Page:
Once we got our bicycles, we went to the John Hancock Center, the sixth-tallest building in the United States. Now, the building has an observation deck on the 100th floor, but it’s almost $20 a person. So instead we went to a lounge on the 96th floor and spent about half that total on one beer and a tiny soda, and watched the sun setting over Chicago. From there we could see for miles and miles and miles, city as far as the eye could see…we also saw that three of the buildings in downtown Chicago have swimming pools on top!

From there we went out to a late dinner and a couple of beers with Shawn’s friend Nate, at a bicycle-themed, vegan-friendly placed called the Handlebar. I finally got to try a deep-fried pickle with vegan ranch, and it was amazing.

Chicago is a very bike-y city, which I find impressive under the circumstances. Yeah, there were lots of bike lanes and sharrows and “share the road” signs. But everyone on the road is really aggressive! Both drivers and cyclists. Everyone, it seems, is always honking. The traffic is bad enough that cyclists tend to stop for red lights (because otherwise they’ll just get run over), but on one stretch of road, I had a dozen cyclists pass me, sometimes within inches, and none of them rang a bell or said “on your left.” On one downtown block, Shawn and I were taking the lane, and at the next intersection a driver argued with us about it and said we were in her way. While Shawn and I were walking, someone stopped at a red light, and then went, even though Shawn and I were still in the crosswalk with the light in our favor, and we had to run to avoid them.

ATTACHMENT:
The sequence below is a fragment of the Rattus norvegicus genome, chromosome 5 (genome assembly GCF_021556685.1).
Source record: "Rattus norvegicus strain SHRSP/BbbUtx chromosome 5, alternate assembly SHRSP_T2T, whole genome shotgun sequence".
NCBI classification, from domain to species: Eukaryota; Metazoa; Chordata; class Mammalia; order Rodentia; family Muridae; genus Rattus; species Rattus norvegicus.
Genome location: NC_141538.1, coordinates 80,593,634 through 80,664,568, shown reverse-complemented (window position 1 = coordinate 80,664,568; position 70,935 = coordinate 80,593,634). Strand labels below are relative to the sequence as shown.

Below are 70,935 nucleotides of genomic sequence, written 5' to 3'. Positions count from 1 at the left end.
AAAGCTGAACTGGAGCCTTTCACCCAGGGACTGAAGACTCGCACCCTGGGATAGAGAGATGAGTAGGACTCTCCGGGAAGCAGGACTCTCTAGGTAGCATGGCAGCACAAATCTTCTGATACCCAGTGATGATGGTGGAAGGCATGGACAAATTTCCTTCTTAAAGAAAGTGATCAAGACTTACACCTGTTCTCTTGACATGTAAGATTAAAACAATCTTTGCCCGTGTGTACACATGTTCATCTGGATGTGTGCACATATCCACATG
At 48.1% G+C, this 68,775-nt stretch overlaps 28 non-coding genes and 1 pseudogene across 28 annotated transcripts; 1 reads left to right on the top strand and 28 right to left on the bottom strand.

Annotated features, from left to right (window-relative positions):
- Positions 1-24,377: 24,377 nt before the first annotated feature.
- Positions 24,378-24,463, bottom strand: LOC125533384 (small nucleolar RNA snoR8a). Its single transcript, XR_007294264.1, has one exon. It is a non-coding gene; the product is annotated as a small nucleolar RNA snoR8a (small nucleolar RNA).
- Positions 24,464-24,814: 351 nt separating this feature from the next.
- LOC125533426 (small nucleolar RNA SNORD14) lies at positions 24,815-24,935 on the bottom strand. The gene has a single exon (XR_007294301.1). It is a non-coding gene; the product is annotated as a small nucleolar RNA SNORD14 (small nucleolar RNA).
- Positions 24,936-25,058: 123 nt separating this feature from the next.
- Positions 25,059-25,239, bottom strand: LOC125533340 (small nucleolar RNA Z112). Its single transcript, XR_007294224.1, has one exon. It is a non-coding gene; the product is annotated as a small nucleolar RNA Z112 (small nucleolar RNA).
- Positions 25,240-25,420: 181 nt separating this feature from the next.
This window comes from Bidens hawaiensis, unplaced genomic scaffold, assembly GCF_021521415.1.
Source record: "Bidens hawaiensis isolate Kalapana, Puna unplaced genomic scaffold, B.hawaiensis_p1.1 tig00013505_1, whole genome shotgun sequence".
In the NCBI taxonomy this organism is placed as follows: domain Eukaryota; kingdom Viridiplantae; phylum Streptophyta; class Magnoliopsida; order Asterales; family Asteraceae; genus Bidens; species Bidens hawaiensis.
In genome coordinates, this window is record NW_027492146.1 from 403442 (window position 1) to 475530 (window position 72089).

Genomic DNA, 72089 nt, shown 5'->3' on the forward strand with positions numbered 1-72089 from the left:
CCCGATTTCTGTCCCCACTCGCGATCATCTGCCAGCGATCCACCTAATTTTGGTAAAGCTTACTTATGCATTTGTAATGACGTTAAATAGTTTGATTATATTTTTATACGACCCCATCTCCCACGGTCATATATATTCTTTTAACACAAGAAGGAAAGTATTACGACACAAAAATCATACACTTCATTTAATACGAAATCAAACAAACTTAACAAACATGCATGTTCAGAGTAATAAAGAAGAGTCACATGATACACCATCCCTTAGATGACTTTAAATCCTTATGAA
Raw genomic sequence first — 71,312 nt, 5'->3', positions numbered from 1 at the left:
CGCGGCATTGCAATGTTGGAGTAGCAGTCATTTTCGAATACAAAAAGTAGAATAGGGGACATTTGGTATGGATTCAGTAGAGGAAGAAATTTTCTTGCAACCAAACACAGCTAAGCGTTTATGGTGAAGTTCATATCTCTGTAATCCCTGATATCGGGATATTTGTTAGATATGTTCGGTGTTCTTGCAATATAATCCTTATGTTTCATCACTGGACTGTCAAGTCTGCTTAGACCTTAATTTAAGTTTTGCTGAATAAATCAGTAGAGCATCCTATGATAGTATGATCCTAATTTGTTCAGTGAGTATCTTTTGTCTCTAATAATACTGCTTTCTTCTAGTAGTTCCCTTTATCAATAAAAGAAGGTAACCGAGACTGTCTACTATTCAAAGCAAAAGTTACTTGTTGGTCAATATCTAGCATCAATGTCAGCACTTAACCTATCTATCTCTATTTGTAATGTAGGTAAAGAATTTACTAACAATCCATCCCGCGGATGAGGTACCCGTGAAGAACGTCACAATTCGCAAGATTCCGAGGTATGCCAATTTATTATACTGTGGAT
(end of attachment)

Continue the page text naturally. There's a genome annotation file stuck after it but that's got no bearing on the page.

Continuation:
Also, like many cities that get snowy winters, the roads were utter shit. Pothole-central. If I lived there, I would ride a bicycle with really fat tires. (Studded, in the winter.)

On the upside, it’s very flat. On the downsides, distances were more than I was expecting. Chicago isn’t wide, but it’s loooooong. From Rogers Park (where we were staying) to downtown was something like ten miles. Between that and traffic, it felt like it took forever to get anywhere!